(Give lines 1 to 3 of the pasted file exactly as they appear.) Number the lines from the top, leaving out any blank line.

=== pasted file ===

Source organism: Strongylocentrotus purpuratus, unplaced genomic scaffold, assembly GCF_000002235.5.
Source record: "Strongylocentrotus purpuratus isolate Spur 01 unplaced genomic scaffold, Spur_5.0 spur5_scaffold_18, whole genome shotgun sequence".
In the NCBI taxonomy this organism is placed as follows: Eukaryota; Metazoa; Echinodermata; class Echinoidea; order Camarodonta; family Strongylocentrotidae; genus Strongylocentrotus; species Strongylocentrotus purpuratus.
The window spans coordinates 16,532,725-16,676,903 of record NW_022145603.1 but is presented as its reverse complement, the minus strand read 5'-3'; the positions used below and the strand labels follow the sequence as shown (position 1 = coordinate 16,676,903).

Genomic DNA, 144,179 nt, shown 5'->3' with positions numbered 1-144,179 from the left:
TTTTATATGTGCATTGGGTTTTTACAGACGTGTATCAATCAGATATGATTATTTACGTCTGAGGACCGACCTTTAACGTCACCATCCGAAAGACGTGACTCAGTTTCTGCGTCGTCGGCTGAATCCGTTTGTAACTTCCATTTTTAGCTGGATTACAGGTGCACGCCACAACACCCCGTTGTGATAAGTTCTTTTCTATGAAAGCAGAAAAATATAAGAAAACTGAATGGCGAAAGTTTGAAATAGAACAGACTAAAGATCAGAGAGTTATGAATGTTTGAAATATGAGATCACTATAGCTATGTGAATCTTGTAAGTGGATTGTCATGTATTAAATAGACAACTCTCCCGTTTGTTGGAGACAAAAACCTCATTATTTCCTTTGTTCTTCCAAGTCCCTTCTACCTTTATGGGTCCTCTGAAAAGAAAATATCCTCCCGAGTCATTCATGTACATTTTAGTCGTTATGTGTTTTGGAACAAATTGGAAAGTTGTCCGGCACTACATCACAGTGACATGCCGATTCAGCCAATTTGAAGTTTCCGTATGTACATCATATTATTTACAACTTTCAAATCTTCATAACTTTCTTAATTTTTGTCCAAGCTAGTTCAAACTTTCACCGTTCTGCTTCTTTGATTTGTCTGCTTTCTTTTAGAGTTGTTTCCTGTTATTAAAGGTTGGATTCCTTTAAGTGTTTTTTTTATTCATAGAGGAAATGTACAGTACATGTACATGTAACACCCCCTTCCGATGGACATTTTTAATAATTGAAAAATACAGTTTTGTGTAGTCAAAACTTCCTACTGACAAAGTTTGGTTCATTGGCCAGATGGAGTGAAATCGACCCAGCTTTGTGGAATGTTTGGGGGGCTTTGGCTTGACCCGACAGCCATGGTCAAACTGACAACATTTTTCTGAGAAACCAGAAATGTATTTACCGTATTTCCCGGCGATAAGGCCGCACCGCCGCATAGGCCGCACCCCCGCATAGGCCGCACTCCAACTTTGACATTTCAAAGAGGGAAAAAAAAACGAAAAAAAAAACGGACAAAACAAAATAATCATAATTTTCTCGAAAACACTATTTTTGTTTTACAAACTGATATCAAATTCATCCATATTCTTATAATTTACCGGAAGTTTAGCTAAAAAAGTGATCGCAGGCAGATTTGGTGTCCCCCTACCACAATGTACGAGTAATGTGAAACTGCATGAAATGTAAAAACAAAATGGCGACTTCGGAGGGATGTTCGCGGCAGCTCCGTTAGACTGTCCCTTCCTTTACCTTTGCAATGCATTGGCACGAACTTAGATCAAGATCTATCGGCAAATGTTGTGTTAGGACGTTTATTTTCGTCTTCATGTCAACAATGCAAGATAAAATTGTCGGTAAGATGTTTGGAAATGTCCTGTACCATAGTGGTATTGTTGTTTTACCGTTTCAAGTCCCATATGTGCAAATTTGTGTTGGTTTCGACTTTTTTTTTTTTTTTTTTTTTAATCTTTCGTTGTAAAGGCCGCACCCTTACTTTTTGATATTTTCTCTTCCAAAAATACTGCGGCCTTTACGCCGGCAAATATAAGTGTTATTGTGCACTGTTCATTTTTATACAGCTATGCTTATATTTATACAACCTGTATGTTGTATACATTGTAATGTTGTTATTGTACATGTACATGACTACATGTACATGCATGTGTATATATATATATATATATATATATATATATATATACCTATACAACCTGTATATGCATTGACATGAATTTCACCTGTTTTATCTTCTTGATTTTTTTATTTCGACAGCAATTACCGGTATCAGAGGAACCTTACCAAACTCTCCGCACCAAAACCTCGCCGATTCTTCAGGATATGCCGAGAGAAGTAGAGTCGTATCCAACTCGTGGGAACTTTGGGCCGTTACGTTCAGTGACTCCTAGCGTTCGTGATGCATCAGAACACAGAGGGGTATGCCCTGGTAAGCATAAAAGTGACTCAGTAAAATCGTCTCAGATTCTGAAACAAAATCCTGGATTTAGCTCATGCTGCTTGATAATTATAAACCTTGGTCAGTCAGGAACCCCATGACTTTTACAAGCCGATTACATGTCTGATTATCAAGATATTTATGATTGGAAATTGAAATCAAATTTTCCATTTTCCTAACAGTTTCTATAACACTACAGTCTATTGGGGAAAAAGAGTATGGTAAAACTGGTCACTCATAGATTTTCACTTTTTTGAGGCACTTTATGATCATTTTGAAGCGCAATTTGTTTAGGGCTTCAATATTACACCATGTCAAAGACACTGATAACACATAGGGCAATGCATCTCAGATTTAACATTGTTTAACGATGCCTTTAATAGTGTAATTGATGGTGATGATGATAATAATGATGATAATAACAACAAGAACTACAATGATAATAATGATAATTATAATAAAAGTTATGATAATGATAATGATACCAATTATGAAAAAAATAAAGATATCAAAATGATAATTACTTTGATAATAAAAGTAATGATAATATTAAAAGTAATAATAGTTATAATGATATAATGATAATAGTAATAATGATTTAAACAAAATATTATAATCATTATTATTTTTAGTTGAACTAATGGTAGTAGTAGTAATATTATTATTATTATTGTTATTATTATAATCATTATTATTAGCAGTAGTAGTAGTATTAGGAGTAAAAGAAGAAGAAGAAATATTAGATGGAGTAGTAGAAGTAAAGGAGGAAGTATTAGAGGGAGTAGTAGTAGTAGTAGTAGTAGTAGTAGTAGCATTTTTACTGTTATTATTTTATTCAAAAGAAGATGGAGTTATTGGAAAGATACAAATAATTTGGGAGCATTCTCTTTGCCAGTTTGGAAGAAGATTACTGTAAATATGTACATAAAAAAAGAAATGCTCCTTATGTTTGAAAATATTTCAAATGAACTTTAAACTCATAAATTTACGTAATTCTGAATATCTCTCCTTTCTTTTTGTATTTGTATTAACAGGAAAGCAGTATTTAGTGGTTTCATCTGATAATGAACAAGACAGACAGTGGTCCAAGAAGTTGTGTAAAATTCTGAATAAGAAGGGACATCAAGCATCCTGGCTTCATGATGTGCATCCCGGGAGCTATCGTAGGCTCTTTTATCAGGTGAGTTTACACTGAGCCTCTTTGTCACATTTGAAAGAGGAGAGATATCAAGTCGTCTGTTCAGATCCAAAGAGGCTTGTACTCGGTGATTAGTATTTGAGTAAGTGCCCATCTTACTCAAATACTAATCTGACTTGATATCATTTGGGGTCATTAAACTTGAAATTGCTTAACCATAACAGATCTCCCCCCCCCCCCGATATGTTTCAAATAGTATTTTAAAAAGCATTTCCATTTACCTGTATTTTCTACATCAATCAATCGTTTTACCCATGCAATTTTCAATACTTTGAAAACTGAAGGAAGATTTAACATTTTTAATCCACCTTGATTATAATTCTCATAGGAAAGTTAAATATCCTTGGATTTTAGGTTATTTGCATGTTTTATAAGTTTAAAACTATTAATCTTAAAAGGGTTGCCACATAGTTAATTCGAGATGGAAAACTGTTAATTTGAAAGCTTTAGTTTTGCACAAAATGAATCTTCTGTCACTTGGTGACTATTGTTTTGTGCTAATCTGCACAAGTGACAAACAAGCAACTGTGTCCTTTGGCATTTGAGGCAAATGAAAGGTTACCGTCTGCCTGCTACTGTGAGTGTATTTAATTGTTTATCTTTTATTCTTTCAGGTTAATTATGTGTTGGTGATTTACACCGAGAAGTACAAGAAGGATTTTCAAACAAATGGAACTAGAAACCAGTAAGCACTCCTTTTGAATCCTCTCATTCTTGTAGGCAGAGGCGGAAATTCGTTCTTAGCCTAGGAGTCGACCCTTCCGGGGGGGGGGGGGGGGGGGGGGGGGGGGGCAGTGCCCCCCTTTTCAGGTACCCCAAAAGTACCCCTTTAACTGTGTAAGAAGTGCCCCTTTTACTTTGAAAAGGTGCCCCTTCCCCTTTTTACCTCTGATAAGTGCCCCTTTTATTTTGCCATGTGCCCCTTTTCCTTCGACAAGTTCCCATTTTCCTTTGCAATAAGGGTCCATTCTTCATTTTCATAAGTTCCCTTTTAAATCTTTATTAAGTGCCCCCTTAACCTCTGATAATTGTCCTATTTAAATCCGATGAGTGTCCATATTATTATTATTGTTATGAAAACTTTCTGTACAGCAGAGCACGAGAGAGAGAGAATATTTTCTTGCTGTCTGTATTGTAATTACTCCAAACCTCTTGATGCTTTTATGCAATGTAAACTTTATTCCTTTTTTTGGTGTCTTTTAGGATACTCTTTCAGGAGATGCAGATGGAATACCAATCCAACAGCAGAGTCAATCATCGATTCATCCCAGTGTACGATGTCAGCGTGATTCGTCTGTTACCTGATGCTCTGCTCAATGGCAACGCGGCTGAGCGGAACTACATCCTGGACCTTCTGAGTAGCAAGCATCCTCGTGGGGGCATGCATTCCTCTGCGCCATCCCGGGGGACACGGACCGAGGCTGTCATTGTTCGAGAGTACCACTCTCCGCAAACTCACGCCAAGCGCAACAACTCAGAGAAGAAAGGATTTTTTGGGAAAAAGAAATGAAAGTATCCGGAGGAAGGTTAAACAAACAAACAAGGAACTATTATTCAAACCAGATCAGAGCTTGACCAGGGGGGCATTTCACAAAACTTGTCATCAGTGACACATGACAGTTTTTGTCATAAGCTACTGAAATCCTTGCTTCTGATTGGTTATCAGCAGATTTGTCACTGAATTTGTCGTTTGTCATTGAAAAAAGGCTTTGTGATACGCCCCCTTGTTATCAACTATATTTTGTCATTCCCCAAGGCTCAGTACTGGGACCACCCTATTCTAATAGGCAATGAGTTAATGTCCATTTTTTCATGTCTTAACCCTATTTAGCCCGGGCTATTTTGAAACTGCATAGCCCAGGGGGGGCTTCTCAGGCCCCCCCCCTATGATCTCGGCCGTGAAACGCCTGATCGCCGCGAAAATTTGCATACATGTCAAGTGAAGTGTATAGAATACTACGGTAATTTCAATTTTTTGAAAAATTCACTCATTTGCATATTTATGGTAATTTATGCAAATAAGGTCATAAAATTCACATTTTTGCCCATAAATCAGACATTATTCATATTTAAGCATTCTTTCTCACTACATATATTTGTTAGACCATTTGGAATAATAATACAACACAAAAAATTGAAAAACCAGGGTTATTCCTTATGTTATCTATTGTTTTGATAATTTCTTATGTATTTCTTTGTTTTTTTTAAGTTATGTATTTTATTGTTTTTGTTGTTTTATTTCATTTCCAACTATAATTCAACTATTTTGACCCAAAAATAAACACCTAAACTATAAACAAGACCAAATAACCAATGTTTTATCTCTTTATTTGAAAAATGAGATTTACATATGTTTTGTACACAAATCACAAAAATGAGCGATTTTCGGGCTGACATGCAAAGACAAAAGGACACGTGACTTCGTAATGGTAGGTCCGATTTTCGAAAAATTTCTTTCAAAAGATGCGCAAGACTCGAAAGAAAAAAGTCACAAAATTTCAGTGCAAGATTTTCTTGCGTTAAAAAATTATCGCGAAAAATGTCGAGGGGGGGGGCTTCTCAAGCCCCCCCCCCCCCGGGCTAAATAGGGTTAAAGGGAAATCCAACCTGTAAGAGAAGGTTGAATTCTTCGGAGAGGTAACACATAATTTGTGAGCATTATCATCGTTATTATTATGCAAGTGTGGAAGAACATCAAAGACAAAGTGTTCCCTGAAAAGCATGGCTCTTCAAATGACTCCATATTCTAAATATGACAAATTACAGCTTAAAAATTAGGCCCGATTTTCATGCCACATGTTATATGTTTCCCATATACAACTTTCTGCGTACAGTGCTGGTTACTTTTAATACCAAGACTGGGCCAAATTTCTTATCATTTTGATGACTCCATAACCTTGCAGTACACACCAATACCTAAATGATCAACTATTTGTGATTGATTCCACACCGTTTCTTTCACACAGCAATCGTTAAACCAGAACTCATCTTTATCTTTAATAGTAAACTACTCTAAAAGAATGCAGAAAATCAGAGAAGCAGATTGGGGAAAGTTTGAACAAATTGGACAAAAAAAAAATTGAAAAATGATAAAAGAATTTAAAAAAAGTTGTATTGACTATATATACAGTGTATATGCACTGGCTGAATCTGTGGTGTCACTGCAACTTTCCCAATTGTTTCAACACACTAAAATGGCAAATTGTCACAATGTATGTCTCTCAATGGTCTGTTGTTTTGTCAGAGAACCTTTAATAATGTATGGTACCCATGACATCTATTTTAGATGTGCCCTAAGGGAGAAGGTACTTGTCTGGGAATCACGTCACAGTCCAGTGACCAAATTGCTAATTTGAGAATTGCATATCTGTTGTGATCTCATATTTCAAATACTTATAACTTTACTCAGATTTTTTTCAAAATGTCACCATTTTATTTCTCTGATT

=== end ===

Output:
Source organism: Strongylocentrotus purpuratus, unplaced genomic scaffold, assembly GCF_000002235.5.
Source record: "Strongylocentrotus purpuratus isolate Spur 01 unplaced genomic scaffold, Spur_5.0 spur5_scaffold_18, whole genome shotgun sequence".
In the NCBI taxonomy this organism is placed as follows: Eukaryota; Metazoa; Echinodermata; class Echinoidea; order Camarodonta; family Strongylocentrotidae; genus Strongylocentrotus; species Strongylocentrotus purpuratus.